Vermonters for Health Care Freedom is a 501 (c) (4) organization of individuals and businesses who are deeply concerned about health care reforms being implemented by Governor Shumlin, and seek patient-centered reforms that protect the traditional doctor-patient relationship.

Newsletter - May 3, 2013

Here is the most interesting news and analysis regarding Vermont’s single payer health care experiment from the week ending May 3, 2013.


> Vermont Health Exchange Falls Behind Other States
> Sen. Joe Benning Responds
> Why is VT Pursuing Canadian-Style Single Payer?
> $7 Million for Health Reform Advertising in Vermont
> Larson: “doing actual work is a major milestone” 


Vermont Health Exchange Falls Behind Other States

For the last couple of weeks Newsletter has applauded the House Ways and Means Committee, chaired by Rep. Martha Heath, for retaining the services of the Joint Fiscal Office and the consulting firm of Health Management Associates (HMA) to ground-truth administration claims regarding the costs and risks associated with the Shumlin Administration’s health benefits exchange being created under Obamacare. This week Tom Dehner, managing principal at HMA, offered testimony to the committee and to Andrew Stein writing for

Mr. Dehner had good news and bad news. The good news (if you can call it that) was that the administration’s estimate of Vermont’s ongoing cost to operate the exchange - $18.4 million per year - was about right. The bad news? According to

Dehner also cautioned lawmakers that attempting such ambitious IT projects and payment reform with the uncertainty of a single-payer financing plan would make the situation more difficult for everyone.

“It is really hard — really hard, really really hard — to deal with multiple IT projects at the same time that interrelate to one another,” Dehner said. “It’s hard in a vacuum. It’s harder when the idea of single payer in 2017 is kind of floating out there, but is kind of unclear.”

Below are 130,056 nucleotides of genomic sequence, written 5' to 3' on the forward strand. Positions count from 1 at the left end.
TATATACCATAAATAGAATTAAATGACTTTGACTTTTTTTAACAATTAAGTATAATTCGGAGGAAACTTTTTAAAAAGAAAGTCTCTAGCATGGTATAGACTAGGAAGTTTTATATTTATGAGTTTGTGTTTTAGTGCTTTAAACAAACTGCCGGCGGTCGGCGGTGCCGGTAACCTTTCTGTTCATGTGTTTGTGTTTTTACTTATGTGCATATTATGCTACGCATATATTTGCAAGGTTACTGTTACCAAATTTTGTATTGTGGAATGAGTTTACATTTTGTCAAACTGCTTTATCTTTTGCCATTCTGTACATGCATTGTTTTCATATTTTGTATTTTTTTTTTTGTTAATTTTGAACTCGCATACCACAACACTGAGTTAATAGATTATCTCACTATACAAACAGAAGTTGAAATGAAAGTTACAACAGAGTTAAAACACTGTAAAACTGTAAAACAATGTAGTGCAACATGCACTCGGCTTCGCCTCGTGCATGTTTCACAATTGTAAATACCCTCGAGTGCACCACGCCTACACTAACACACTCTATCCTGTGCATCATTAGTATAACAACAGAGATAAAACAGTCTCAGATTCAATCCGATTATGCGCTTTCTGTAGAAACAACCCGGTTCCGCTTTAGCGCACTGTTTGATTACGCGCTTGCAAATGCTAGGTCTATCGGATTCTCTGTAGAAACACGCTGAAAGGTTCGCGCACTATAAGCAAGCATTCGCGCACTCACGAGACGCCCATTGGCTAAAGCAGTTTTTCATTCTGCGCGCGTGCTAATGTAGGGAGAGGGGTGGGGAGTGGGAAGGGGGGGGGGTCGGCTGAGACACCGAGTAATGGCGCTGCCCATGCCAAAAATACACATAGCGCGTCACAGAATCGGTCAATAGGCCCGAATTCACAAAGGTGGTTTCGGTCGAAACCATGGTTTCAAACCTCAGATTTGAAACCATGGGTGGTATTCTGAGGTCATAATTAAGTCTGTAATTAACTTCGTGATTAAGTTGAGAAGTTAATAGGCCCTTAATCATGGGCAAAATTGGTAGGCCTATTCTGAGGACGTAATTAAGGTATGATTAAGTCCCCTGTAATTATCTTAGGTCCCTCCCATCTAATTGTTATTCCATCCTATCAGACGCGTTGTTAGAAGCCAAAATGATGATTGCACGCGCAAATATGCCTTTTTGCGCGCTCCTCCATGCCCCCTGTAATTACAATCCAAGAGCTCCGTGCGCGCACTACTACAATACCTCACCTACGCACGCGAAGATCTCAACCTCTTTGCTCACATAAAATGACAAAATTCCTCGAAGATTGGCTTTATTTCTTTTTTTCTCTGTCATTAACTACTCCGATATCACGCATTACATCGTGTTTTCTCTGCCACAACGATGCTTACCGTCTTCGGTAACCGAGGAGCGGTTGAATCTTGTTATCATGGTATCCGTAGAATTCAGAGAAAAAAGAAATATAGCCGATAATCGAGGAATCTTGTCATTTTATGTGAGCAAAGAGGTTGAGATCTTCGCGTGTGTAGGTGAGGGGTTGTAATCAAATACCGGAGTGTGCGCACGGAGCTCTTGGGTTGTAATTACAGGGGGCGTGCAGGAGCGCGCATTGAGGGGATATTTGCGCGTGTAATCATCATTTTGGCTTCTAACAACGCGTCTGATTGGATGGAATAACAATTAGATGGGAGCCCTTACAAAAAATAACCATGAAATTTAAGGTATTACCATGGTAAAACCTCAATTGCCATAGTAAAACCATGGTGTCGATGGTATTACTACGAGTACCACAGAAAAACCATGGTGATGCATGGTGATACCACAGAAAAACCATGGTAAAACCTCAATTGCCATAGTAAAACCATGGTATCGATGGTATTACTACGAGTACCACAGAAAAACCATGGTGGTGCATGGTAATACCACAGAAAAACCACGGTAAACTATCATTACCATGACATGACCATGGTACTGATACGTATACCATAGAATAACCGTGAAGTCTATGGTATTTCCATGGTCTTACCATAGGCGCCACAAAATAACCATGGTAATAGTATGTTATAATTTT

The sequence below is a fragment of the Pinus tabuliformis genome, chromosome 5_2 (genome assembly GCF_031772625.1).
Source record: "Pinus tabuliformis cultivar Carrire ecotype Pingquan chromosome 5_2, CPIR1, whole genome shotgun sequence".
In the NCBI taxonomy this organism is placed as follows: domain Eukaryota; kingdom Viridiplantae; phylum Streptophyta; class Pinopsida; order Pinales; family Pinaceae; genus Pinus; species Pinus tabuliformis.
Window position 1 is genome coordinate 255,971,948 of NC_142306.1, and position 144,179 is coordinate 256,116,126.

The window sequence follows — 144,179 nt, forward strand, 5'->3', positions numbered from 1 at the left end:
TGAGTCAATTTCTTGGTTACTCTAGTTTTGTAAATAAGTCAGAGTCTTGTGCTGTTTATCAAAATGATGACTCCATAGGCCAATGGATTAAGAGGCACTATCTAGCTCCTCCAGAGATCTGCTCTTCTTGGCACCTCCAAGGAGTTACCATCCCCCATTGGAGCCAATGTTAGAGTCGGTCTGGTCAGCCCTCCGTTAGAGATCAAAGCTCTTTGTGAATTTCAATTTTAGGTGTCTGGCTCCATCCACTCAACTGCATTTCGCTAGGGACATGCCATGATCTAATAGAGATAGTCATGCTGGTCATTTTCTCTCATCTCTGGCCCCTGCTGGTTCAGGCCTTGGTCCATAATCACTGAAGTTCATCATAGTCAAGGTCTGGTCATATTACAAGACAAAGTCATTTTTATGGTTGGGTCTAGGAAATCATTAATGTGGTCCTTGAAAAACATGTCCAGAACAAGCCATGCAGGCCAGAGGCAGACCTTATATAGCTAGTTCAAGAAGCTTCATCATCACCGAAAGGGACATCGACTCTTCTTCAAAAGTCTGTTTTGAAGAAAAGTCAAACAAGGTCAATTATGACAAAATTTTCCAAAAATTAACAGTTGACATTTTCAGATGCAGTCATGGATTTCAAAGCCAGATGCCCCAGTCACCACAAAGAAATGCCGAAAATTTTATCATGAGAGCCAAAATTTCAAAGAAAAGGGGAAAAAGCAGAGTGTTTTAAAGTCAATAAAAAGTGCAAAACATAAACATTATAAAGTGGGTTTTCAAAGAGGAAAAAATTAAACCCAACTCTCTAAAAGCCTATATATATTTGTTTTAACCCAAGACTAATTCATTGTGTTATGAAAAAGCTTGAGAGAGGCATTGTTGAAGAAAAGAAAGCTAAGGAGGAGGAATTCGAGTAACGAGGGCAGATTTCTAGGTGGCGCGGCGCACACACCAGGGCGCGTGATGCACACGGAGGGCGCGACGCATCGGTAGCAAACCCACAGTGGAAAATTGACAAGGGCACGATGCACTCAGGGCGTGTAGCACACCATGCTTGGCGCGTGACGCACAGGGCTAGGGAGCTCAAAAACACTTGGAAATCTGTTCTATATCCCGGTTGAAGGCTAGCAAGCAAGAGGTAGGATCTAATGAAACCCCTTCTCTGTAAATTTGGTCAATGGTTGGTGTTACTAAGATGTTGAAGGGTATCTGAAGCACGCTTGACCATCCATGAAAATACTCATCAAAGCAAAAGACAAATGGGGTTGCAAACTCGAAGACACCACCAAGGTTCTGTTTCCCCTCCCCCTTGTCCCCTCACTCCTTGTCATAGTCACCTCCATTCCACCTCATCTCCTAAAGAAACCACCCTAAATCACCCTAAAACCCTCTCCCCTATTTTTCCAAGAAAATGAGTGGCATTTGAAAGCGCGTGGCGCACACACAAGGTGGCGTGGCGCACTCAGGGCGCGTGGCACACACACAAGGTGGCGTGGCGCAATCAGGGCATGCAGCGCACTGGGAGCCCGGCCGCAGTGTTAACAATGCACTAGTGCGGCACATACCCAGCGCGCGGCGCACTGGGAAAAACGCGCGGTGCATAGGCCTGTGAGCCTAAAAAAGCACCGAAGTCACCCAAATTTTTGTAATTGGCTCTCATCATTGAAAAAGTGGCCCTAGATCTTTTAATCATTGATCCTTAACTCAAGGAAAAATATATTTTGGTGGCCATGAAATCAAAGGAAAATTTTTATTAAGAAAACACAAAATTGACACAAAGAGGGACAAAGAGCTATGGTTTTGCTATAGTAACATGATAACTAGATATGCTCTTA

The legislature has about two weeks to decide how the state will raise the $18.4 million. Failure to enact a credible plan will result in the refusal of the federal government to allow the Vermont exchange to move ahead. Vermont is the only state to have outlawed the private insurance market, making the exchange the only place 118,000 Vermonters will be able to legally purchase health insurance as of January 1. But the House and the Senate have very different approaches and according to House Speaker Shap Smith,

“I think what will end up happening is we’ll end up negotiating it out in the final bills,” he said.

As the session accelerates to an end on May 11, Smith isn’t guaranteeing it will pass.

“I think it’s likely, but it’s still possible that it might not,” Smith said.”

The article is here: 


Sen. Joe Benning Responds

Here is the response of Sen. Joe Benning to the article above:

HMA warned the state is biting off an ambitious mouthful, and it needs to shore up long-term health care financing plans - whether it adopts a single payer system or not.”

Now there’s what you call “an understatement of major proportions.”

Make no mistake, the shift in how Vermont handles health care conceptually represents the largest financial undertaking this state has taken on since we first mustered troops for the Civil War. It has the potential to literally double the state’s current five billion dollar budget.

Whether we “adopt a single payer system or not” is no longer the question. That train, engineered by a Democratic super majority, has left the station. That super majority has had the responsibility from the get go to let us all know how much these systems (the Exchange and GMC) will cost and how we will pay for it. Vermonters need to know!"


Why is VT Pursuing Canadian-Style Single Payer?

One of the reasons used to argue for switching Vermont to a single payer health care system is to save on administrative costs. The thought is that if you have one source of government funding for health care, there will be less complexity and more efficiency in paying for health care services.